GUESS AGAIN!

A series of rollicking riddles with unexpected answers. In the first spread, the picture on the left apparently shows a rabbit in silhouette while the short verse on the right provides the clues: “He steals carrots... / His floppy ears are long and funny. / Can you guess who? That’s right! My….” Turn the page for the answer: “Grandpa Ned.” (Ned’s upside-down, with socks half-pulled off to resemble rabbit ears.) Grandpa Ned turns up twice more, as the answer to a riddle that seems to be about a cat and later as the setup answer to another riddle. The book’s four other riddles involve a pirate, snow creatures, a mouse hole and a dark cave. A lifting flap and a gatefold add tactile interest. Rex’s straightforward gouache-and–mixed-media illustrations downplay the mischief of the premise, appropriately lobbing visual softballs at an audience disoriented by the goof on a tried-and-true formula they’ve encountered over and over. In all, it’s a refreshing (albeit slight) spoof for jaded young readers who have aced easy Q&A books; some may find it too cool for the room. (Picture book. 4-6)

Pub Date: Sept. 1, 2009

ISBN: 978-1-4169-5566-5

Page Count: 32

Publisher: Simon & Schuster

Review Posted Online: June 24, 2010

Kirkus Reviews Issue: Aug. 1, 2009

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Adults will do better skipping the book and talking with their children.

AN ABC OF EQUALITY

Social-equity themes are presented to children in ABC format.

Terms related to intersectional inequality, such as “class,” “gender,” “privilege,” “oppression,” “race,” and “sex,” as well as other topics important to social justice such as “feminism,” “human being,” “immigration,” “justice,” “kindness,” “multicultural,” “transgender,” “understanding,” and “value” are named and explained. There are 26 in all, one for each letter of the alphabet. Colorful two-page spreads with kid-friendly illustrations present each term. First the term is described: “Belief is when you are confident something exists even if you can’t see it. Lots of different beliefs fill the world, and no single belief is right for everyone.” On the facing page it concludes: “B is for BELIEF / Everyone has different beliefs.” It is hard to see who the intended audience for this little board book is. Babies and toddlers are busy learning the names for their body parts, familiar objects around them, and perhaps some basic feelings like happy, hungry, and sad; slightly older preschoolers will probably be bewildered by explanations such as: “A value is an expression of how to live a belief. A value can serve as a guide for how you behave around other human beings. / V is for VALUE / Live your beliefs out loud.”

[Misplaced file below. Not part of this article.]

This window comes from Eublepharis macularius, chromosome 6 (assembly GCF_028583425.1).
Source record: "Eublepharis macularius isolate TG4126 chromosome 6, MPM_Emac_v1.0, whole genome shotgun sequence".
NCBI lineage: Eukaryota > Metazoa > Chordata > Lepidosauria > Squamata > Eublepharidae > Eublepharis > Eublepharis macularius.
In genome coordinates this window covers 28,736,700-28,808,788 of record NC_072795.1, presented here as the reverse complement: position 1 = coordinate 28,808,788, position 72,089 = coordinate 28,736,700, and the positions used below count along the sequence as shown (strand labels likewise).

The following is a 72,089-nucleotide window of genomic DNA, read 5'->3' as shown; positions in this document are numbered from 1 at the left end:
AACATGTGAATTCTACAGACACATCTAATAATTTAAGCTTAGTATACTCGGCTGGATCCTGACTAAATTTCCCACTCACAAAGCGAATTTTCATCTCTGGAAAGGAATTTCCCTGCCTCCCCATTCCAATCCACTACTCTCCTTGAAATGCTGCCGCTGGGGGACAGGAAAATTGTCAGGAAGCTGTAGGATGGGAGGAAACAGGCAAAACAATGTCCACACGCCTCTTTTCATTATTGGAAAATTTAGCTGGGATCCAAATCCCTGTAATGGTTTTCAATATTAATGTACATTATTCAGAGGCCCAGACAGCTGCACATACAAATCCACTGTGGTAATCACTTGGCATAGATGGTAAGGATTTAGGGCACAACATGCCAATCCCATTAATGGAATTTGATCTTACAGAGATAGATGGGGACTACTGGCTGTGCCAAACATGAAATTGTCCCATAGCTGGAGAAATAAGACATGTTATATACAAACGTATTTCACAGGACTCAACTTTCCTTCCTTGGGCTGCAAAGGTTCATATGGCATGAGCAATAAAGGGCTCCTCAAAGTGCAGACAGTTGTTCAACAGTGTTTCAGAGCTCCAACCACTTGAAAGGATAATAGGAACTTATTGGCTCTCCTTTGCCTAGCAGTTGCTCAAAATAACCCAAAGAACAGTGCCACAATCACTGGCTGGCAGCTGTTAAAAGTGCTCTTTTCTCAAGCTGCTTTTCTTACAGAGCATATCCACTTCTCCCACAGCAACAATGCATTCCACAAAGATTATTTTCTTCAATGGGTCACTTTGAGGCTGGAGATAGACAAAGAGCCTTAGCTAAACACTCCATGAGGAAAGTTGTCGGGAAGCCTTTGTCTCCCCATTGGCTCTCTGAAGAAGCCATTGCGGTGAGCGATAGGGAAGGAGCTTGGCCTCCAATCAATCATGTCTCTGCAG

Adults will do better skipping the book and talking with their children. (Board book. 4-6)

Pub Date: Sept. 3, 2019

ISBN: 978-1-78603-742-8

Page Count: 52

Publisher: Frances Lincoln

Review Posted Online: Sept. 24, 2019

Kirkus Reviews Issue: Oct. 15, 2019

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THIS BOOK IS GRAY

A gray character tries to write an all-gray book.

The six primary and secondary colors are building a rainbow, each contributing the hue of their own body, and Gray feels forlorn and left out because rainbows contain no gray. So Gray—who, like the other characters, has a solid, triangular body, a doodle-style face, and stick limbs—sets off alone to create “the GRAYest book ever.” His book inside a book shows a peaceful gray cliff house near a gray sea with gentle whitecaps; his three gray characters—hippo, wolf, kitten—wait for their arc to begin. But then the primaries arrive and call the gray scene “dismal, bleak, and gloomy.” The secondaries show up too, and soon everyone’s overrunning Gray’s creation. When Gray refuses to let White and Black participate, astute readers will note the flaw: White and black (the colors) had already been included in the early all-gray spreads. Ironically, Gray’s book within a book displays calm, passable art while the metabook’s unsubtle illustrations and sloppy design make for cramped and crowded pages that are too busy to hold visual focus. The speech-bubble dialogue’s snappy enough (Blue calls people “dude,” and there are puns). A convoluted moral muddles the core artistic question—whether a whole book can be gray—and instead highlights a trite message about working together.

Low grade. (glossary) (Picture book. 4-6)

Pub Date: Dec. 1, 2019

ISBN: 978-1-5420-4340-3

Page Count: 40

Publisher: Two Lions

Review Posted Online: July 23, 2019

Kirkus Reviews Issue: Aug. 15, 2019

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